“There is no sugar coating it in advocacy work,” she said. “You really have to say it like it is. In the long run, people appreciate knowing what lies ahead – that there are no surprises.”

How did she end of coming to Fort McMurray?

“I followed a man,” she said, getting a job at Montana’s on the first day in town in 2006. Jobs in a number of social profit organizations followed before making the leap to a high paying human relations job in industry. It became clear that a return to the social profit sector was inevitable.

“I knew in the pit of my stomach that this was not who I was,” she said. “I belonged in the social profit sector and not in a bigger, larger corporation. I couldn’t give what I felt I needed to give and I wasn’t getting what I needed to get.”

She began in her role at the YMCA in June of 2013, hired by Vice President Jim Weller.

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“He’s the most positive person I know,” she said. “He believes in connecting with his employees and values everybody who works for him.”

One of Jennifer’s other passions is the Support Through Housing Team Society (STHT), which she helped transition from an ad hoc committee into its own official organization.
“The Support Through Housing Team is my passion,” she said. “It is a group of 13 agencies that work together to help individuals get housing. The concept behind it is that in order for one to be completely successful, they have to want to own the change they have to go through. Our job at STHT is to support people who are ready to make substantial changes in their lives to better themselves. We have a lot of people around the table that want to support people in their change.”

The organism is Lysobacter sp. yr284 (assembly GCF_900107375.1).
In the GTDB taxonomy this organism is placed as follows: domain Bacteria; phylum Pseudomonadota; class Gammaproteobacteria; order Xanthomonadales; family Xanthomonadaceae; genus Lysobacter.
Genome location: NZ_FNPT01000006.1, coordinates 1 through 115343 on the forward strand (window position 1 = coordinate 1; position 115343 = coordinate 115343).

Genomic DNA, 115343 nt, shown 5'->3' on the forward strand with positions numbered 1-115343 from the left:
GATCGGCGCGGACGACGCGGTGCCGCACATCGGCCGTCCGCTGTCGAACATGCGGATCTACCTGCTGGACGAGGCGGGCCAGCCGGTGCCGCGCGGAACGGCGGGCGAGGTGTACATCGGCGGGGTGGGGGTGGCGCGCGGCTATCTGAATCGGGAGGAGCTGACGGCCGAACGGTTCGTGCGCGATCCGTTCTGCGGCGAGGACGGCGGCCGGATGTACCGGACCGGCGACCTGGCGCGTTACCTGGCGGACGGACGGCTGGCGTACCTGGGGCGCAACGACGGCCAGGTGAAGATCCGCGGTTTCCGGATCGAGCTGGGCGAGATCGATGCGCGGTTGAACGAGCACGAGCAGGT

Jennifer is the Past Chair of STHT, and is especially proud of the work that is done when agencies work together to help clients.

“You can’t force somebody to make a change; they have to want it themselves,” she said. “And when they start wanting it themselves, there’s a unique thing that happens there, including the desire to really want to change, both themselves and their environment.”

The clients of STHT work hard to earn their housing through a transitional housing model where they are housed in an apartment with lots of rules and structure.

“We work with them to be good neighbours,” she said, “what it means to be a volunteer, what it means to make the changes they need to make. When they are successful they are rewarded with obtaining their own independent unit.”

The rewards of being a part of a community effort to help others are tangible. In her volunteer efforts with STHT, Jennifer has found great purpose and moments of awe.

“To watch someone go from streets to a transitional model to having their own unit and that long-term sustainability of actual change is amazing…it is breathtaking.”

   

Author: Russell Thomas

​Russell is a marketing and communications professional who has spent 20 years in Wood Buffalo working with the OK Radio Group, Keyano College, Arts Council Wood Buffalo, and now with The United Way of Fort McMurray. A regular blogger, Russell's writing can be seen online (www.middleagebulge.com) and in multiple publications. His paintings can be seen in homes and businesses throughout the community. Married to Heather and "Papa" to Dylan and Ben, Russell is a passionate spokesperson for United Way.